Nurses declared a state of emergency at San Francisco General Hospital on Thursday, pointing to new data that shows the hospital is turning away patients from emergency services at greater rates than last year.
While the Department of Public Health denied that the hospital is in a state of emergency, the nurses — represented by Service Employees International Union Local 1021 — are calling for increased staffing to reduce the clogged up emergency room at the hospital.
With their contract expiring June 30, the registered nurses have been undergoing salary negotiations with SFGH and have been rallying against understaffing at the hospital.
In three weeks the hospital plans to move into its new $1 billion trauma center, which will increase the number of beds and overall space of the emergency room.
“The nurses are negotiating their salaries,” said DPH Director of Health Barbara Garcia. “We anticipated that they would be doing this. We hired hundreds of nurses for the new hospital.”
Last month, the emergency room in the current building was “on diversion” 62 percent of the time, meaning patients in stable condition were redirected to another center, according to data released at Health Commission Joint Conference Committee on Tuesday. In comparison, the diversion rate was 38 percent in March 2015 and 36 percent in the same month of 2014.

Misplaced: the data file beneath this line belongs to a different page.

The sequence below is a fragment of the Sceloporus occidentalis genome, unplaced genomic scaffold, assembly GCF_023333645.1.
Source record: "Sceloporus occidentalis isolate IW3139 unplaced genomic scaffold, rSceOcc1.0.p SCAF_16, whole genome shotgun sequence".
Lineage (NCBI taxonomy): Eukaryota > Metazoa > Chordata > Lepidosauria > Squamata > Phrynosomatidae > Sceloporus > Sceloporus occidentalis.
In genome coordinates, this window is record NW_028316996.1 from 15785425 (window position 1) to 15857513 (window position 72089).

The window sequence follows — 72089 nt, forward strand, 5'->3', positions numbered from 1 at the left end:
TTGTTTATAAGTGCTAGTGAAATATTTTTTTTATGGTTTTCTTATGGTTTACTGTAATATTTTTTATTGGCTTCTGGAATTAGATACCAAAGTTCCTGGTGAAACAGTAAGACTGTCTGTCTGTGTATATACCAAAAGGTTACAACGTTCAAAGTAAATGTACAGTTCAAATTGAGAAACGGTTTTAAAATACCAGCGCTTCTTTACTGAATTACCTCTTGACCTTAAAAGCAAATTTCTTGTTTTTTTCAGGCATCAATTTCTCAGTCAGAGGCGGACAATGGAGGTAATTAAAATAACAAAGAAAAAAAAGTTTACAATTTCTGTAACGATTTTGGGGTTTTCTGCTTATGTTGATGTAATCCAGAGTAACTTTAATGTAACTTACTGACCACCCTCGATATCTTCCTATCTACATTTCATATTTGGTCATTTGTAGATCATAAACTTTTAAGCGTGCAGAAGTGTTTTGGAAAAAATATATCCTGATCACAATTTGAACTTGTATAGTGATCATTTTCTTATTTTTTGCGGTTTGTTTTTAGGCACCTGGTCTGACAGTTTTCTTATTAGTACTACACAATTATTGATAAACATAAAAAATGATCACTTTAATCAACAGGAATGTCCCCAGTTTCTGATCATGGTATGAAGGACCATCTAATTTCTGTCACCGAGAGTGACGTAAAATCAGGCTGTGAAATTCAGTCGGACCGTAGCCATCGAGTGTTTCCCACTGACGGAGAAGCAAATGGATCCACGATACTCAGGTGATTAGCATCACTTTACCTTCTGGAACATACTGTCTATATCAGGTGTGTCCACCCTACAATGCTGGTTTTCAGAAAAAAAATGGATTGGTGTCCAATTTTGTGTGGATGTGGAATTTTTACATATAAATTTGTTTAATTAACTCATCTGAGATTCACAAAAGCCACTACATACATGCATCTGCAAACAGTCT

“We just don’t have the staffing to reach all the patients,” said Will Carpenter, an Emergency Department nurse at a union rally in front of the hospital Thursday. Still, “we have to take the really sick patients.”
Psychiatric Emergency Services at the hospital, which treats and evaluates patients with mental health issues, was also on “condition red,” which also means patients are redirected, for some 300 hours last month, or about twice as many hours as in March 2014.
“They have to be brought somewhere else,” said Jeanette Conley, a nurse in Psychiatric Emergency Services, who noted that there are limited psychiatric beds elsewhere in The City, with two other units at St. Francis Memorial Hospital.
According to DPH, which acknowledged in a statement there are “gaps in our system of psychiatric care,” the problem is not related to staffing but available space. The department plans to add 10 beds for patients who do not need acute mental health care.
The hospital also plans to hire new nurses to provide psychiatric screenings to speed up the process and a portion of a $350 million bond measure slated for the June ballot could be spent on seismically renovating the existing main hospital and creating more space for psychiatric care.
“Everywhere they’re going in The City, they’re getting turned away,” Jennifer Friedenbach, head of the Coalition on Homelessness, told a crowd of union demonstrators Thursday. “We’re not treating mental health the way we’re treating other issues.”